As was indicated prior to the submission of the application and throughout the application process, the City of Burlington maintains that the proposal also requires an Official Plan Amendment. The calculation of density is currently based on the gross area of the site, which does not comply with the city’s policies for hazard lands.


Are these hazardous lands?

In general terms ‘hazard lands’ are areas where natural hazards exist, including floodplains, steep slopes or organic soils. Due to these site limitations, new buildings are generally not allowed in hazard areas. For the purposes of this report the hazard lands refer to the lands immediately adjacent to the shoreline of Lake Ontario.

The property is not located within an intensification area and is not identified in local planning documents as a site for which increased density should be considered;

A Functional Servicing Report should address limits of development, tenure of ownership, lots involved, and how services will be provided to surrounding homes;

All properties must connect to new municipal services. The Functional Servicing Report should address how to tie third party lands to the new condominium corporation.

When the rezoning application was submitted by First Urban in June 2016, the applicants provided the requested fees and studies and therefore met the requirements of the Planning Act for a complete application. That’s when the clock starts clicking – the city had 180 days to respond to the application – which put a squeeze on because public meetings tend not to be held during the summer when many residents are away on vacation.

Might that have resulted in a staff report that could have been better?

When an Official Plan Amendment application was requested, the applicant declined. First Urban Development indicated that they would be willing to reduce the number of townhouse units at a later point in the rezoning process in order to achieve a maximum of 25 units per net hectare as calculated on the developable portion of the site.

Unfortunately, as the application and technical studies were reviewed, it became apparent that there were major deficiencies in the application and technical documents, and that the proposed townhouse development could not be supported. A decision has therefore been made to bring a refusal report to Committee and Council within the 180 days provided for in the Planning Act.


The city maintains they have a right to 15 metres from the top of bank – the developer is arguing that they don’t and are using the Market Street giveaway as a precedent.

As part of their review of the rezoning application, Conservation Halton seeks to ensure that waterfront development be ‘generally directed to areas outside of the hazardous lands’. Hazardous lands are those lands adjacent to the shoreline of the Great Lakes.

Extensive tree removal (198 trees) is unacceptable;


The proposal is to cut down 198 trees.

Currently these two properties support two single detached dwellings. To redevelop the properties to support 39 residential units is an unsuitable form of redevelopment given that the land use pattern is not in keeping with existing single detached land use pattern of the existing residences. Similarly, this area is not a designated growth area and the infrastructure and public service facilities are not available to support current and projected needs as outlined in the development proposal.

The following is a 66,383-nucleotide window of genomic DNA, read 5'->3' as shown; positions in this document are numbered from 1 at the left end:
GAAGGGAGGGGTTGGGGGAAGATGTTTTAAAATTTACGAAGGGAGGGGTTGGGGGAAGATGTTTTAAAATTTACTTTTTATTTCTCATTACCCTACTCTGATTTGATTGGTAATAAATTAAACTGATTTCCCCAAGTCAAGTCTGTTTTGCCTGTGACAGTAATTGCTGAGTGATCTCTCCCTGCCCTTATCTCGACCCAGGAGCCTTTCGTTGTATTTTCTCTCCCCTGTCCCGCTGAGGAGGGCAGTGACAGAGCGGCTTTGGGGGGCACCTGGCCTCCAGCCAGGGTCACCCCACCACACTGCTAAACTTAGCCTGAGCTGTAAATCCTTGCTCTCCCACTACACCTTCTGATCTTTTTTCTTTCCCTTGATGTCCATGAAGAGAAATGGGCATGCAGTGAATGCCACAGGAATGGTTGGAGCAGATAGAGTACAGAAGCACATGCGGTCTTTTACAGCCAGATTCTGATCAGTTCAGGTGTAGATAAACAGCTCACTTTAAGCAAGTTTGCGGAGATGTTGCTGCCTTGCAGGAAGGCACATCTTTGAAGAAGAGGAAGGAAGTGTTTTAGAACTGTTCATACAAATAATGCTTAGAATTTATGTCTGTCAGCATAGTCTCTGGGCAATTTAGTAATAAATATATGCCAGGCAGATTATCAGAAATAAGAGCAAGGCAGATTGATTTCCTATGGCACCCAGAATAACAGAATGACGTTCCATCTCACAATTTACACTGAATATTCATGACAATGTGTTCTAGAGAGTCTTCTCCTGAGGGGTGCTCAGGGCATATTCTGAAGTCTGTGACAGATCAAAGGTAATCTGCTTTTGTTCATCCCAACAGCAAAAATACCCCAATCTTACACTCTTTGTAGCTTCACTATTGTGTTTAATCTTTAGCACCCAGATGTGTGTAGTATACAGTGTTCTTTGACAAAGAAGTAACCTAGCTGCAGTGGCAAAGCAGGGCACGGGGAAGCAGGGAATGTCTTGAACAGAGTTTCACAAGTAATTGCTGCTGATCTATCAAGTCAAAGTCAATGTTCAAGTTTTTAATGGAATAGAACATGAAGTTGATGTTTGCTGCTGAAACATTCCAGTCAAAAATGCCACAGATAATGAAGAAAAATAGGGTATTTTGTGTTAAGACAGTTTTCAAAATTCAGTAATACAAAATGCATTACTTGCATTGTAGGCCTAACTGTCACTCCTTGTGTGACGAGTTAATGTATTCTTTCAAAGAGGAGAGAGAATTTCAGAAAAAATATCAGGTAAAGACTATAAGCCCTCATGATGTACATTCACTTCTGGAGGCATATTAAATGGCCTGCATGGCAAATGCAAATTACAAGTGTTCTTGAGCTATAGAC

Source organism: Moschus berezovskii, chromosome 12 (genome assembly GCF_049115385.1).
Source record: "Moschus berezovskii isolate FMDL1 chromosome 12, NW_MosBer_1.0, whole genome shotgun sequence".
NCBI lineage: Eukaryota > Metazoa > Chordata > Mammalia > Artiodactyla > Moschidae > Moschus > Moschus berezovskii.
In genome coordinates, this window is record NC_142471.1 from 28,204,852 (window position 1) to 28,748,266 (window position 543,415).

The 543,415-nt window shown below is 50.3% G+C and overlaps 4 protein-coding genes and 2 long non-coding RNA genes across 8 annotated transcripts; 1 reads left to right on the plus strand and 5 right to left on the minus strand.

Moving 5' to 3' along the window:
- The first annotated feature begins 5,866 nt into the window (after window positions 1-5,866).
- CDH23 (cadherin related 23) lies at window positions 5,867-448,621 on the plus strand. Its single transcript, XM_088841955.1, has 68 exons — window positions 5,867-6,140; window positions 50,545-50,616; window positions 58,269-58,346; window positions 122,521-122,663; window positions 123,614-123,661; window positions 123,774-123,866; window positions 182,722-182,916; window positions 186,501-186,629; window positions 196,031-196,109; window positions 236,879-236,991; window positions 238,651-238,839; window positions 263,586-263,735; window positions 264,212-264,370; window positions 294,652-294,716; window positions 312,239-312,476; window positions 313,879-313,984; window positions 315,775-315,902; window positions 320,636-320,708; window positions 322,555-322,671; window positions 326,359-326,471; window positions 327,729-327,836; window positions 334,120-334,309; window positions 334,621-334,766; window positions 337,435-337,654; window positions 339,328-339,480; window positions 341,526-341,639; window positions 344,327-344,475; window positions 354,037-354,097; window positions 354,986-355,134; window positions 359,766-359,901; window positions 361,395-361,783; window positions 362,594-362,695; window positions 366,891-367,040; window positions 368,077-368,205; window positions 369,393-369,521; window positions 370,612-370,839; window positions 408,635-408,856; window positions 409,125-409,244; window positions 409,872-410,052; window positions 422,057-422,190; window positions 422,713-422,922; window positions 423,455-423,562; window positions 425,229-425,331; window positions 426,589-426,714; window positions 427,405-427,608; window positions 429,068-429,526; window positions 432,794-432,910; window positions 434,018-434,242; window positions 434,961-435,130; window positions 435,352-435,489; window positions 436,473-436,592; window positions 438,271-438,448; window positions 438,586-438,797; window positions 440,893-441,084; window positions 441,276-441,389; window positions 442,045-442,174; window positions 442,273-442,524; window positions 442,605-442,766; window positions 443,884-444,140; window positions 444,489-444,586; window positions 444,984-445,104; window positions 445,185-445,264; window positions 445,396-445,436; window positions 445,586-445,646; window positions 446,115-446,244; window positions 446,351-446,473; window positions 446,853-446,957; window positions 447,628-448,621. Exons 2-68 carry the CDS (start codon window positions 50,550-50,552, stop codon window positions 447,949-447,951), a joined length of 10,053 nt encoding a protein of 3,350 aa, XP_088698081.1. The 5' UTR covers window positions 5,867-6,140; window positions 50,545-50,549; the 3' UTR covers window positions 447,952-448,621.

Staff says “no go” to this development.
Staff have reviewed the rezoning application in accordance with applicable provincial, regional and municipal planning policies. It is staff’s opinion that the proposed development does not meet the policies of the Official Plan and that the submitted proposal requires an Official Plan Amendment. The calculation of density is currently based on the gross area of the site, which does not comply with the city’s policy related to hazard lands.

This rezoning application seeks to redevelop the property with a higher density/intensity than permitted under the existing zoning. The housing intensification policies are intended to permit residential intensification within existing neighbourhoods provided that the additional housing is compatible with the scale, urban design and community features of the existing neighbourhood.


A developers dream – and a possible nightmare for the city. Where did this on go off the tracks?

Overall the proposal represents an over intensification of a stable low-density neighbourhood, putting strain on an under-sized private road in an area under-serviced by public transportation. This report recommends refusal of the rezoning application to permit 35 two- storey town homes and four (4) two-storey semi-detached dwellings on the grounds that they do not represent good planning.

It is the content of the planner’s report, to refuse the development application that went city council who decided to concur with the planners.

It is that document that First Urban is appealing.

Burlington is terrified of OMB appeals – they seem consistently prepared to bend over to satisfy a developer.graphic02

This is another development story with long legs.